The biofuel power station will burn around 24,000 tonnes of vegetable oil and, possibly, tallow a year. EcoPellets speaks about burning tallow and used cooking sourced locally, yet in the planning documents they state that they intend to buy biofuels including “rape seed oil and other natural oils” available from Halifax and Merseyside”. This wording would allow them to burn any type of vegetable oil, even palm oil, with the UK’s first palm oil refinery as well as one of the main ports for palm oil imports being in Merseyside. In Italy and Germany, large numbers of biofuel power stations and CHP plants are in operation and virtually all of them are run on palm oil since this is the cheapest vegetable oil. It is thus very doubtful whether running a power station of the size proposed by EcoPellets without palm oil would be economically viable, even with subsidies.
Biofuels from rapeseed oil have been shown to result in higher overall greenhouse gases than burning an equivalent amount of mineral oil, due to emissions linked to nitrogen fertiliser use. Furthermore, as more and more rapeseed oil is burned for fuel, food and cosmetics companies are importing ever more palm oil, thus leading to more destruction of rainforests and peatlands and more communities in countries such as Indonesia or Cameroon being displaced and losing their livelihoods. The company has admitted that, if the biofuel power station was to be run 100% on rapeseed oil, it would use up 8% of the UK’s entire rapeseed oil. This would require around 32,000 hectares of land that could otherwise be used to grow food. Burning tallow for biofuels has the same effect on oil palm expansion sine it is otherwise used for soap and cosmetics, according to a report commissioned by the UK Government and the Renewable Fuels Agency. Used cooking oil is in short supply and large quantities are being imported for biofuels from other European countries which themselves burn palm and soya biofuels.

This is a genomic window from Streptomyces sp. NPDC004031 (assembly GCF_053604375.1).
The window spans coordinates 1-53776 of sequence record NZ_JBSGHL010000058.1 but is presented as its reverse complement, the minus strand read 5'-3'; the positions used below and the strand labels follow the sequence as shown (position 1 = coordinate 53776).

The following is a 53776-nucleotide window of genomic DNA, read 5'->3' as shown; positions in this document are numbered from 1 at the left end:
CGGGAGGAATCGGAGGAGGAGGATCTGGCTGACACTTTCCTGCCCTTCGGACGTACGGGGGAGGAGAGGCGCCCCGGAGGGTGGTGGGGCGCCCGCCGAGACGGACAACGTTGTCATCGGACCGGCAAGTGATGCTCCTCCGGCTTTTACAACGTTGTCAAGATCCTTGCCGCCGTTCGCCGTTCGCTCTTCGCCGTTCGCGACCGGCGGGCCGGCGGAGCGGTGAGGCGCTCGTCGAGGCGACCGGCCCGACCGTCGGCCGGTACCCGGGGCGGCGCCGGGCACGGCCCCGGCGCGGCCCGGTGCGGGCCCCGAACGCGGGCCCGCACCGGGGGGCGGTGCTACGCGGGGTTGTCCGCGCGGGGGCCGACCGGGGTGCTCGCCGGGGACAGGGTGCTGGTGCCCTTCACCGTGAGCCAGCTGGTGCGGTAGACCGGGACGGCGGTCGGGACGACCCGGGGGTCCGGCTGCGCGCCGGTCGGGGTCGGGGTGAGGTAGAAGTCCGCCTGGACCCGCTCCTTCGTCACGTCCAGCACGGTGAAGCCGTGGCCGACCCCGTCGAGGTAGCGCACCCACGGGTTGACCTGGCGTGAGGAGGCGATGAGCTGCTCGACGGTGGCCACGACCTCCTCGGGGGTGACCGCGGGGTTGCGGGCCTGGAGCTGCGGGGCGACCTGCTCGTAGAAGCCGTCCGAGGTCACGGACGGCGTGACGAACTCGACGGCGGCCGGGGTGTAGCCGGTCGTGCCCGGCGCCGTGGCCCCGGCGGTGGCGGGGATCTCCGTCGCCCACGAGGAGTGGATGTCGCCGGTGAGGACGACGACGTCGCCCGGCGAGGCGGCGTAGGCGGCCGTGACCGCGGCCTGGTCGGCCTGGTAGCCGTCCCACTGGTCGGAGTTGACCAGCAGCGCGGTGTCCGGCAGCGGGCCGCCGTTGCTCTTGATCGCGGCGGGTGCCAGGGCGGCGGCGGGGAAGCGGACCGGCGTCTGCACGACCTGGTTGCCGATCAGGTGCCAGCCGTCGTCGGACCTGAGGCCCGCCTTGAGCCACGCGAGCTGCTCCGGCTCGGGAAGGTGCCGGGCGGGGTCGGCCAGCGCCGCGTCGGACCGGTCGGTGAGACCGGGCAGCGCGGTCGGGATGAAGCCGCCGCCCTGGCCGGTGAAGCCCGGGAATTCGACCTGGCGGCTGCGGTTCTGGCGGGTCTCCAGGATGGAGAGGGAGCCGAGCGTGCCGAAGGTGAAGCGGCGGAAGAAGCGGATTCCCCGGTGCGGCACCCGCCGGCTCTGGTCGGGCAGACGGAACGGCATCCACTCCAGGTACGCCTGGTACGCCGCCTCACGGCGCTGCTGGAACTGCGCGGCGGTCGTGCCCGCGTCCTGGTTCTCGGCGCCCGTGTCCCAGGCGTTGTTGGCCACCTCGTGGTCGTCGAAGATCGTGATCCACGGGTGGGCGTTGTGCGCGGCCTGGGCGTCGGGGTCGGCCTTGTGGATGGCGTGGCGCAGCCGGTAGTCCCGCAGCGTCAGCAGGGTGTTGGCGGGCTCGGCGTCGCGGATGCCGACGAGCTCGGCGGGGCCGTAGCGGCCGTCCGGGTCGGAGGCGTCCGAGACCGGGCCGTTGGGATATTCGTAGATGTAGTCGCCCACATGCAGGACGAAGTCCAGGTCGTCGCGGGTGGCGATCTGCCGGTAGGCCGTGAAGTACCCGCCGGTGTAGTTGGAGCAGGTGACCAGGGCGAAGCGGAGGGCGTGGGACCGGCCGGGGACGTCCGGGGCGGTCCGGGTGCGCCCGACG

Biofuelwatch also has serious concerns about EcoPellets’ proposal for a biomass power station and pellet factory. Altogether, EcoPellets will require 400,000 tonnes of wood a year, 180,000 of which will be burnt at the site. Although the application speaks about sourcing `local wood’, it is very doubtful that this would be possible in view of the fast growing competitive demand bioenergy. All UK power station plans published by companies so far will require over 55 million tonnes of biomass, mainly wood a year yet total UK wood production is less than 9 million tonnes annually. In Anglesey, a decision on an application for a 300 million tonne biomass power station (Anglesey Aluminium, Holyhead) is currently pending. Across Wales, plans for biomass power stations which will, altogether, burn over 6.5 million tonnes of wood are pending or have been approved. There is thus a high chance that wood will be imported and the Planning Department have indeed been informed of plans to import some of it from Nova Scotia. Over 50 organisations in Nova Scotia have recently expressed their concerns that the states’ domestic plans for bioenergy will lead to a dramatic increase in clearcutting of boreal forests. Industrial wood burning, especially of trees cut down for this purpose, has been shown to result in a carbon debt of decades or centuries, worsening climate change at a time when emissions must be drastically reduced.
Locally, EcoPellets’ plans will mean more air pollution, threatening the health of people working and living nearby and significantly more traffic (with all deliveries to be made by road).
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